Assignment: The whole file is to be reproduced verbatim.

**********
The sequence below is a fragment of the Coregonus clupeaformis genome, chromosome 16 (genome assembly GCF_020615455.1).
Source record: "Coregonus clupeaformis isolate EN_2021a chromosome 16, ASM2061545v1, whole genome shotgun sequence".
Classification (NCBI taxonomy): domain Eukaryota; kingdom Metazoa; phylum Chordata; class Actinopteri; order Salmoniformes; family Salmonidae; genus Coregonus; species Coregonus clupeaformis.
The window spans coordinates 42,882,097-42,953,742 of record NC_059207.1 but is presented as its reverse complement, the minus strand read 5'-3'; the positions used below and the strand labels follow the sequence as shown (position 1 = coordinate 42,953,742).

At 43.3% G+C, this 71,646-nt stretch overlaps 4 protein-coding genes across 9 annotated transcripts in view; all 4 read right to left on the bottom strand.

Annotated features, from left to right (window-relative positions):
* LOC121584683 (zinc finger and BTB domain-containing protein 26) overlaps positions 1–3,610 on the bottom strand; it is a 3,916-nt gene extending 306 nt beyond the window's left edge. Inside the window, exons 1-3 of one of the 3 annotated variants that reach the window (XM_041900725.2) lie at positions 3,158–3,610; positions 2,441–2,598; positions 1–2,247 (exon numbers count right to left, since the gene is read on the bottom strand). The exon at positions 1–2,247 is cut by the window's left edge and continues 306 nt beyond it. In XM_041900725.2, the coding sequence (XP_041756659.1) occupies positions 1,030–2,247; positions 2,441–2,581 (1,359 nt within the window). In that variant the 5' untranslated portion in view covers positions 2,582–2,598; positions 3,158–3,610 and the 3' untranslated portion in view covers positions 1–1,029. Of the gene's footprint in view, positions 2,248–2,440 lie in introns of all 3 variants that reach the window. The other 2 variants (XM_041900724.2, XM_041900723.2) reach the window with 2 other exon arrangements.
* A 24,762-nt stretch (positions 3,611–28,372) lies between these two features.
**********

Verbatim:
The sequence below is a fragment of the Coregonus clupeaformis genome, chromosome 16 (genome assembly GCF_020615455.1).
Source record: "Coregonus clupeaformis isolate EN_2021a chromosome 16, ASM2061545v1, whole genome shotgun sequence".
Classification (NCBI taxonomy): domain Eukaryota; kingdom Metazoa; phylum Chordata; class Actinopteri; order Salmoniformes; family Salmonidae; genus Coregonus; species Coregonus clupeaformis.
The window spans coordinates 42,882,097-42,953,742 of record NC_059207.1 but is presented as its reverse complement, the minus strand read 5'-3'; the positions used below and the strand labels follow the sequence as shown (position 1 = coordinate 42,953,742).

At 43.3% G+C, this 71,646-nt stretch overlaps 4 protein-coding genes across 9 annotated transcripts in view; all 4 read right to left on the bottom strand.

Annotated features, from left to right (window-relative positions):
* LOC121584683 (zinc finger and BTB domain-containing protein 26) overlaps positions 1–3,610 on the bottom strand; it is a 3,916-nt gene extending 306 nt beyond the window's left edge. Inside the window, exons 1-3 of one of the 3 annotated variants that reach the window (XM_041900725.2) lie at positions 3,158–3,610; positions 2,441–2,598; positions 1–2,247 (exon numbers count right to left, since the gene is read on the bottom strand). The exon at positions 1–2,247 is cut by the window's left edge and continues 306 nt beyond it. In XM_041900725.2, the coding sequence (XP_041756659.1) occupies positions 1,030–2,247; positions 2,441–2,581 (1,359 nt within the window). In that variant the 5' untranslated portion in view covers positions 2,582–2,598; positions 3,158–3,610 and the 3' untranslated portion in view covers positions 1–1,029. Of the gene's footprint in view, positions 2,248–2,440 lie in introns of all 3 variants that reach the window. The other 2 variants (XM_041900724.2, XM_041900723.2) reach the window with 2 other exon arrangements.
* A 24,762-nt stretch (positions 3,611–28,372) lies between these two features.